In John Vidal’s recent article for The Guardian, “Is the Dubai desert about to go green?” he notes that Dubai is changing and the government is planning a cultural shift towards sustainability. And, although known for its excesses – an indoor ski-resort, manmade islands and the world’s tallest building to name just a few – a recent report that was issued regarding the state of energy on Wednesday charts a new direction for the young city.
Vidal also mentions that, over the next 15 years, the emirate’s goal is to cut its energy and water demand by 30%, retrofit 30,000 buildings to make them more energy-efficient, change over a quarter of the government’s fleet of cars to compressed gas and maintain many buildings’ thermostats at a modest 24C. Meanwhile, there will also be substantial cuts to power subsidies and incentives for using solar heating and electricity.
In addition, the Guardian article mentions that, on Tuesday Dubai’sruler, Sheikh Mohammed bin Rashid Al Maktoum switched on phase one of a solar power plant located just 50 km from the city, constructed as part of Dubai’s bid to host the 2020 World Expo. As Graeme Sims, British regulator of the water and electricity authority says: “The physical potential of solar energy in Dubai is enormous. It’s possible it could provide more than twice Dubai’s current electricity consumption.” The energy report also states that by 2030 Dubai will have cut carbon emissions by 29%, switched 30% of its $100bn-a-year economy to renewable energy, ‘clean coal’ and nuclear, and initiated a slew of energy and water saving plans.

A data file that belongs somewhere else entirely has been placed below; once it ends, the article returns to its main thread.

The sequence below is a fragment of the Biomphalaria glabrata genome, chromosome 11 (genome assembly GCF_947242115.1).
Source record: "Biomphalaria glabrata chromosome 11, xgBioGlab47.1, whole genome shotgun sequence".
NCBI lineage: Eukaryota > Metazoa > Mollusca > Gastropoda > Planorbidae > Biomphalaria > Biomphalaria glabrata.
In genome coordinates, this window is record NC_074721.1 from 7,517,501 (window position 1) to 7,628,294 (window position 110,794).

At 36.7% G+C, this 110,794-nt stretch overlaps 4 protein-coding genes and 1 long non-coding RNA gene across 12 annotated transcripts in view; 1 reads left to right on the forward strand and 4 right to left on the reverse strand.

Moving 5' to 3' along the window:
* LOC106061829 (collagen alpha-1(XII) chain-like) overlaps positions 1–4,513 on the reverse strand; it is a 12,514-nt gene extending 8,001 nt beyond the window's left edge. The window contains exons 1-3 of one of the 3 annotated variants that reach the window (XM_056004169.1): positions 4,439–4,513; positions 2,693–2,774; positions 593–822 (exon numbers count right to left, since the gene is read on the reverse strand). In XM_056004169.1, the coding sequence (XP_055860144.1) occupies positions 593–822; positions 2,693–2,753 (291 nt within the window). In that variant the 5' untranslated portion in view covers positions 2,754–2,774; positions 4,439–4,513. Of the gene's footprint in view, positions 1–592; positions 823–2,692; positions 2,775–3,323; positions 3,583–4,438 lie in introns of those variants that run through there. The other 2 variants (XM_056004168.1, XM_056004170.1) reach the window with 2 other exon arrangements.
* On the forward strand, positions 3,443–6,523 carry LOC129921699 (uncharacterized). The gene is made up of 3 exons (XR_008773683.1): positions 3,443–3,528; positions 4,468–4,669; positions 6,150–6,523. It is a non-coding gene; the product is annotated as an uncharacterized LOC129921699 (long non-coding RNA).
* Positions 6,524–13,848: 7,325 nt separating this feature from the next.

Vidal also cites Ivano Iannelli, a former Italian diplomat who directs the Dubai carbon center of excellence, and helped collate Dubai’s green master plan as saying that Dubai ‘grew up’ecologically in 2008 when the recession hit and the property market crashed. The crash, says Iannelli, gave the Dubai government the chance to rethink its direction: “Success is no longer recognized in short-term strategies, but the long-term. Now we have a road map for the next 20 years.”
In the same article, Waleed Salman, a member of the Dubai supreme council of energy, raises the possibility that, in the future, Dubai could become the world’s first “smart” city, where all energy use can bemonitored and controlled. “We have everything in place in terms of infrastructure. But we do not jump into the water without knowing how to swim.”